Even our kids’ after school activities are a community; from my son’s T-Ball team and Taekwondo studio, to the dance studio where both my kids dance, to the youth theatre where both my kids act. All community.

I could list all the communities that enrich my life, but I’d rather hear from you. Think about the communities in your life, and how they add value to it. How do you lean on your communities when you need their support? In turn, how do they lean on you? Isn’t it nice to know how much support we all have?

Tell me about your communities. Maybe it’s a group of college friends, a yoga group, or perhaps an organization in which you volunteer. Which ones have the most impact or are the most meaningful to you? I’d love to hear your stories of community and how they’ve shaped your lives.

Living Dead in Dallas (Sookie Stackhouse) Book Review

In Books, Paranormal on September 28, 2012 at 10:26 am

(I give it a solid 4 out of 5 stars) In this second book in the Sookie Stackhouse series, Sookie travels to Dallas with her vampire boyfriend, Bill. Under obligation to help the higher-ups in the vampire community, Sookie and Bill set out to find out a missing vamp named Farrell, who is friend to Stan, a very powerful boss-man. Along the way, there is murder, a fanatical group of religious zealots bent on convincing vampires that they should “go to the sun” (or in other words, to commit suicide), and Sookie’s quest to exonerate Sheriff Andy from a crime he did not commit.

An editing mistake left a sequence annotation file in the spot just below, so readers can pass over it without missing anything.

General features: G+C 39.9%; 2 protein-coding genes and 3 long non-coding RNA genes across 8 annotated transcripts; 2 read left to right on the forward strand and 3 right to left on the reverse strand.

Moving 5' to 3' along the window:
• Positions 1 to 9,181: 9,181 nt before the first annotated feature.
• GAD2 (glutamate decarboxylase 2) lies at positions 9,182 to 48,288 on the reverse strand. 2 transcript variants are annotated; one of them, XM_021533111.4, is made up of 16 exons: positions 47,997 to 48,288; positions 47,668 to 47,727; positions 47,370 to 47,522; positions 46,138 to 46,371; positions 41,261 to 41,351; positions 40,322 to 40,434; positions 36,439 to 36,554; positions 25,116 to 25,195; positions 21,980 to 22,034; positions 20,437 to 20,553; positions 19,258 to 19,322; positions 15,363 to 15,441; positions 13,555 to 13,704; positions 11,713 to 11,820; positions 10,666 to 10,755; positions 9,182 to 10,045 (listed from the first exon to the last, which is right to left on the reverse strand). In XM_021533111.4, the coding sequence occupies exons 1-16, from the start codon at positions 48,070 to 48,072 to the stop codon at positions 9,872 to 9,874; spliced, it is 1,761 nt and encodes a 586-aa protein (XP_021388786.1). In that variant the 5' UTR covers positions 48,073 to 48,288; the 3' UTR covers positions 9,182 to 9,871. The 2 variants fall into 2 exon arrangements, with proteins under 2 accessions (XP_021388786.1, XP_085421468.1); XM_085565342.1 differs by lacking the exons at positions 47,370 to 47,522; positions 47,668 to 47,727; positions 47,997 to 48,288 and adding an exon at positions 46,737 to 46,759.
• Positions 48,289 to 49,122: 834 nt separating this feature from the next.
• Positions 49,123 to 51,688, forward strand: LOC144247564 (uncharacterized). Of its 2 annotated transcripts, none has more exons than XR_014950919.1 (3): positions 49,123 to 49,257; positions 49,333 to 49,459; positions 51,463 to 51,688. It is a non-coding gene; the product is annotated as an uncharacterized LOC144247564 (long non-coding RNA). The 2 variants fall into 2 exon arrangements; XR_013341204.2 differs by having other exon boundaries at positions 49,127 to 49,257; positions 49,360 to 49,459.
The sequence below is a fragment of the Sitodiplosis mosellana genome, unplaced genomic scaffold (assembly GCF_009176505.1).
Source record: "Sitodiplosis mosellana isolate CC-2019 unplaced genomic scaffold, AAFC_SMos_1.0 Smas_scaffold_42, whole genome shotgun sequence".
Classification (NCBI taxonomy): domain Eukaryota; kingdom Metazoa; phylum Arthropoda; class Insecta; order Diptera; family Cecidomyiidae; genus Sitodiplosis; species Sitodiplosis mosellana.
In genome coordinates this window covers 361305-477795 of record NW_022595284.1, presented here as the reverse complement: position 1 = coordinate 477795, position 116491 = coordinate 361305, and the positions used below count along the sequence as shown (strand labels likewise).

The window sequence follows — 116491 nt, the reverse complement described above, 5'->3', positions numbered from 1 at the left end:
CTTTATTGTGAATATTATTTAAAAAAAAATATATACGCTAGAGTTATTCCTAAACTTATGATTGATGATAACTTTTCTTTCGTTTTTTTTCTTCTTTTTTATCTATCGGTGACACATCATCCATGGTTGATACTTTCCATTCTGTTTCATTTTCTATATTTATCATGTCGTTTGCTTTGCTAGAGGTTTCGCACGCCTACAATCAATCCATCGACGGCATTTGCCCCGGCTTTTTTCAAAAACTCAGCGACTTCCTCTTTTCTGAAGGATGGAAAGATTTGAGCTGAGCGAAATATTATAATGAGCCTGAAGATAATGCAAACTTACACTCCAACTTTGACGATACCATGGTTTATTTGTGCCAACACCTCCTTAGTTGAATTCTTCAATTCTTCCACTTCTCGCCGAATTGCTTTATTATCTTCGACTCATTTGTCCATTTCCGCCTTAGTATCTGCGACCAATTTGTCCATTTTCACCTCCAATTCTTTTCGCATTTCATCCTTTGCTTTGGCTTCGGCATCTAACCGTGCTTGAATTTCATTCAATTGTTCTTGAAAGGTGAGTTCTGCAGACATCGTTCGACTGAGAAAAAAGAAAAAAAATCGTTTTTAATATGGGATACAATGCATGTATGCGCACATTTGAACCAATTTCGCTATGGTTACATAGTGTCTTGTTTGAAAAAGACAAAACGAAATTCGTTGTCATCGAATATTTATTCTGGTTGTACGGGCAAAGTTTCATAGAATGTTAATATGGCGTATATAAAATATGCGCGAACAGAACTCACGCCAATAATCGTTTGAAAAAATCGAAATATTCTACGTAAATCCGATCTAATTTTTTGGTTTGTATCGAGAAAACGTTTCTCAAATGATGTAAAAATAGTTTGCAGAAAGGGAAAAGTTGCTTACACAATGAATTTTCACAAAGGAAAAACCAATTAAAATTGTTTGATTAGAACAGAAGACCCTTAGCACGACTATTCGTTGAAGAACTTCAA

Compared to the previous book in the series, this book was much better. Even though the first book was a fun read, it had some inconsistencies in the main characters that distracted me. Living Dead in Dallas fixed all those inconsistencies, allowing me to just enjoy the story.

I will definitely pick up the next book in the series to see what Sookie is up to next.

Dead Until Dark -Sookie Stackhouse: a quick review

In Books on September 9, 2012 at 7:12 pm

Dead Until Dark (Sookie Stackhouse, #1)Dead Until Dark by Charlaine Harris
My rating: 3 of 5 stars

I’m torn between giving it 3 or 4 stars. I loved the concept of the story, and it definitely kept me turning pages. But I thought sometimes the characters weren’t as consistent as I would’ve liked them to be. Sookie vascillates between being weak and naive to strong and daring. Of course, I expect that from the last half of the book, after her character has grown. However, I had kind of a hard time figuring her out in the beginning. To me, Bill’s character also fluctuated a little too much. I needed to get a more solid idea of what he was all about.